The premise is logical. N.C. State senior Garrett Bradbury is just not buying the premise.
N.C. State expended so much emotional energy in last week’s overtime win over rival North Carolina, it will be difficult for the Wolfpack (8-3) to get cranked back for East Carolina (3-8) on Saturday.
That’s an ECU team without a head coach -- Scottie Montgomery was fired on Thursday -- and possibly without freshman quarterback Holton Ahlers, who injured his knee in last week’s 56-6 loss to Cincinnati.
“No one will have a problem getting up for this game emotionally,” said Bradbury, N.C. State’s center and one of six Wolfpack players to make the All-ACC team earlier this week.
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“It’s the last game of the season. It’s the last time we will play on that field. It’s definitely a game of ‘lasts.’ There’s no reason anyone should not get up for the game.”
ECU’s bowl game
N.C. State will likely need an emotional buzz for the Pirates, who play their best when they see either Wolfpack red or Carolina blue.
The highlight of Montgomery’s three-year tenure came in 2016, in his second game, when the Pirates knocked off N.C. State, 33-30 in Greenville.
In September, ECU pasted the Tar Heels, 41-19 in Greenville. Other wins were more difficult to come by for Montgomery, who finished with a 9-26 overall mark and only four American Athletic Conference wins (with 20 losses) in three seasons.
Defensive coordinator David Blackwell will be ECU’s interim coach on Saturday. The Pirates won their last visit to Carter-Finley Stadium (42-28 in 2013) and have won three in a row over the Wolfpack, going back to 2010.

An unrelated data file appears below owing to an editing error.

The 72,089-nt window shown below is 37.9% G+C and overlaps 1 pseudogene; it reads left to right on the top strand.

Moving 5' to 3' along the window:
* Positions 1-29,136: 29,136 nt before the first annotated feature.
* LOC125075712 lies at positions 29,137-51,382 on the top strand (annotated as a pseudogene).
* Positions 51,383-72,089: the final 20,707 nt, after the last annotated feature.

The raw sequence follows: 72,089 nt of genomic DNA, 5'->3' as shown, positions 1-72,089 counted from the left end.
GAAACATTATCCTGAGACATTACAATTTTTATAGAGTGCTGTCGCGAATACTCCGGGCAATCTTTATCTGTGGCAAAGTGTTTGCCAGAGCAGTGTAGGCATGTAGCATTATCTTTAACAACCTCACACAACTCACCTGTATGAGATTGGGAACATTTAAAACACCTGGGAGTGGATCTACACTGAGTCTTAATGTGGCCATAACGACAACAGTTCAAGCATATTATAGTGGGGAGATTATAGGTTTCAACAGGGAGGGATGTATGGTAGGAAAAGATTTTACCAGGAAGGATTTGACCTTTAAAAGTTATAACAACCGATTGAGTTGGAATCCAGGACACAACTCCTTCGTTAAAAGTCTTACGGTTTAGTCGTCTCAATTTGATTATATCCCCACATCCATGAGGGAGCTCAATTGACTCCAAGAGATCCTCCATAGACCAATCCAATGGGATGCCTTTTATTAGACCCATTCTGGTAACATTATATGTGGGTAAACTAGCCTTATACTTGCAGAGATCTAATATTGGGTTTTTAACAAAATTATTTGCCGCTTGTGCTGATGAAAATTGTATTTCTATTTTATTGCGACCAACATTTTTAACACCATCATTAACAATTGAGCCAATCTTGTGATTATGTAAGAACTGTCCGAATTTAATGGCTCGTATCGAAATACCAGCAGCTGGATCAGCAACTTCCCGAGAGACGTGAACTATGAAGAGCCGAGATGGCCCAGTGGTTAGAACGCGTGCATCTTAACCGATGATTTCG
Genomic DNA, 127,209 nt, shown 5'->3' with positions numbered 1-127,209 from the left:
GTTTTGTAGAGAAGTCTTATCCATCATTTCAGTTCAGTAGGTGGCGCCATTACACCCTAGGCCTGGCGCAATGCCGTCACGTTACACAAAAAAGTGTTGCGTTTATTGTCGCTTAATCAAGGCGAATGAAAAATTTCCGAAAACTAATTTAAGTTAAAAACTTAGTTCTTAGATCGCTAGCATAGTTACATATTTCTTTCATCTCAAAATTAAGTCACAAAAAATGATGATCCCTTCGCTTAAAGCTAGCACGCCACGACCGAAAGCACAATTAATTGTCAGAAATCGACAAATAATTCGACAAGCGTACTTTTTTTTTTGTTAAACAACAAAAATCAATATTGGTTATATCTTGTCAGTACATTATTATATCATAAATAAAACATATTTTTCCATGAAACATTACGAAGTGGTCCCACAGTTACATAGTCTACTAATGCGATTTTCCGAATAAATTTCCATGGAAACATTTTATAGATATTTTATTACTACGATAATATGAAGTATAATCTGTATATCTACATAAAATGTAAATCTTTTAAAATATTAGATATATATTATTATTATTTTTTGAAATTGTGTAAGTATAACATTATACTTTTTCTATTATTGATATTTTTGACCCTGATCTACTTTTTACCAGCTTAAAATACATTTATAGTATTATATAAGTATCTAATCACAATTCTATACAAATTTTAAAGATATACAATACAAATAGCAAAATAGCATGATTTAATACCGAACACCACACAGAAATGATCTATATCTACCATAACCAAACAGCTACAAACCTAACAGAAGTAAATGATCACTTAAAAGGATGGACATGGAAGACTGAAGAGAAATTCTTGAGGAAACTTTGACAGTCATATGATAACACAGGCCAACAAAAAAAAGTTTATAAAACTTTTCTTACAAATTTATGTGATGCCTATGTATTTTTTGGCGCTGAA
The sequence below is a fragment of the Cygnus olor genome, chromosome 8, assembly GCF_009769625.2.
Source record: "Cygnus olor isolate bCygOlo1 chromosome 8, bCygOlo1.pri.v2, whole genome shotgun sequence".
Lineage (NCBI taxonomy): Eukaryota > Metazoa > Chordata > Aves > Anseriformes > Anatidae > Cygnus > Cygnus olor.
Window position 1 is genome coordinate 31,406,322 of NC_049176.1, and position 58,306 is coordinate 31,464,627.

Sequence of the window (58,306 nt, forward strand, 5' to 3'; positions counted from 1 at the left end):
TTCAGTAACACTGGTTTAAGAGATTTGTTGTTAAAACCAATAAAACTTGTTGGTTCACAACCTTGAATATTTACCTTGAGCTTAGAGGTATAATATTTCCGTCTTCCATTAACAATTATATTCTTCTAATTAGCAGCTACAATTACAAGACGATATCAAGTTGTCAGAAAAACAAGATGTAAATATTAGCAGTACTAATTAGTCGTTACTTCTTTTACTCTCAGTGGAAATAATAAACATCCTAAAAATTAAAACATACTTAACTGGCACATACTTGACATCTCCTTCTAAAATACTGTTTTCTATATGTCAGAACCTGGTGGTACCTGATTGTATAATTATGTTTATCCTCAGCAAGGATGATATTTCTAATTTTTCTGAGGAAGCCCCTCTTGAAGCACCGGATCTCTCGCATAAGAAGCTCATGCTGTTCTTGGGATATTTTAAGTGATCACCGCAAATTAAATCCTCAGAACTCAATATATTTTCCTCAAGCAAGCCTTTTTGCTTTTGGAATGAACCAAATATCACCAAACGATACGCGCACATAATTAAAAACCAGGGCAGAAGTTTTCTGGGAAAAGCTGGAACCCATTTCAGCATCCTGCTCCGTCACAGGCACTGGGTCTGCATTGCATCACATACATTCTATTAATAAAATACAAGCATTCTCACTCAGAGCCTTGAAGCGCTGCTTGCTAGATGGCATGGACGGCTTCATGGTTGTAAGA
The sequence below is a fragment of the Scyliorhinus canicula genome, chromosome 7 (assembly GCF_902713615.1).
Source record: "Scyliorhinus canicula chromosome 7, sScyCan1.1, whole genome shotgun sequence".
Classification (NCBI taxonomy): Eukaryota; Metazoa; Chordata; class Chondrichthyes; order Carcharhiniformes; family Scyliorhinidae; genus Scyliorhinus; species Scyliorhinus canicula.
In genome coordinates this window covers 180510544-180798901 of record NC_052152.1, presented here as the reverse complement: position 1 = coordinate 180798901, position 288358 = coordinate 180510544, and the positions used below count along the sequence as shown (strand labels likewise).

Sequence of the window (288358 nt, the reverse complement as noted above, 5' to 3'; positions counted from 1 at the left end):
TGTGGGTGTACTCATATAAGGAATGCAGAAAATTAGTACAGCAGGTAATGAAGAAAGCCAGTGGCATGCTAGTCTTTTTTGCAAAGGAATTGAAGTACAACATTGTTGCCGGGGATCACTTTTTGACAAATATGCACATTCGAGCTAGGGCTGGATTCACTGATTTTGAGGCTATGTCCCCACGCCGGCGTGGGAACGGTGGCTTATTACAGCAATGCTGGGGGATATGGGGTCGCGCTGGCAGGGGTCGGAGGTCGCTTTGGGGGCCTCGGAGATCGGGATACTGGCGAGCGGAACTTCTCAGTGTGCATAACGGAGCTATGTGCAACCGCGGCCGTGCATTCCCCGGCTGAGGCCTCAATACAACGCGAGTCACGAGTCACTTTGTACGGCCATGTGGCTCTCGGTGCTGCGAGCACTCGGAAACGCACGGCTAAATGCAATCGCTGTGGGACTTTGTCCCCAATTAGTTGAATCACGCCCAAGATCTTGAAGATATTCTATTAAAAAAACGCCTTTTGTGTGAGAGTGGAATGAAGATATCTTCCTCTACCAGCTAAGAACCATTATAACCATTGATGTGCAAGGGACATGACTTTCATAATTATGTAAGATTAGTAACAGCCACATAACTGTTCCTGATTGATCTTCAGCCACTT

Even with everything going on at ECU, Bradbury expects ECU’s best shot.
“We know what their record is,” Bradbury said. “We know they don’t have anything postseason to play for, so this is really their bowl game. This is it for them. They have no reason but to lay everything on the line on Saturday.”
There’s more at stake for the Wolfpack. With a win, N.C. State would move into position to play in either the Camping World Bowl in Orlando, Fla., on Dec. 28 or the TaxSlayer Gator Bowl in Jacksonville, Fla., on Dec. 31.
Another loss to the Pirates would drop the Wolfpack significantly further down the ACC bowl totem pole.
There are some individual milestones in play for running back Reggie Gallaspy (792 rushing yards) and receiver Jakobi Meyers (865 receiving yards).
Gallaspy needs 208 yards to be the third different back to rush for 1,000 yards in three years for N.C. State. The program went from 2002 until 2016 without a 1,000-yard rusher.
Meyers would be the second receiver with 1,000 yards (junior Kelvin Harmon has 1,119). N.C. State has never had two receivers hit the 1,000-yard mark in the same season.
Both Harmon and Meyers made the first-team All-ACC, which was the first time any school has had a pair of receivers on the first team.
There’s also the matter of trying to win 10 games. N.C. State has only hit double-digits in wins (11 in 2002) once in 127 seasons of playing college football. It would need to win on Saturday and then in the bowl game to get to that plateau.
That would be another notch for the group of fifth-year seniors in the program. This will be the fifth straight bowl for the Wolfpack under coach Dave Doeren and its 11-5 ACC record since 2017 is tied for second-best in the conference.
It would also be a measure of payback for the painful 2016 loss in Greenville. N.C. State lost six games that season. Five of those teams were on N.C. State’s schedule this season.
N.C. State is 3-1 against those teams, with the lone loss to Clemson. It has already paid back wins over Boston College, Louisville and Florida State.
That’s all on the backburner, though.
“For us it’s about finishing and finishing for our seniors,” Doeren said.
It’s even the rare mulligan at “Senior Day.” Since this game was added after each team had a game canceled by Hurricane Florence on Sept. 15, N.C. State went ahead with its regularly-scheduled Senior Day on Nov. 8. It lost that game 27-23 to Wake Forest.
Bradbury said the first Senior Day felt weird.
“Senior Day is supposed to be the last time playing at home, last time playing in front of your fans,” Bradbury said. “We knew that wasn’t the case. This is for real.”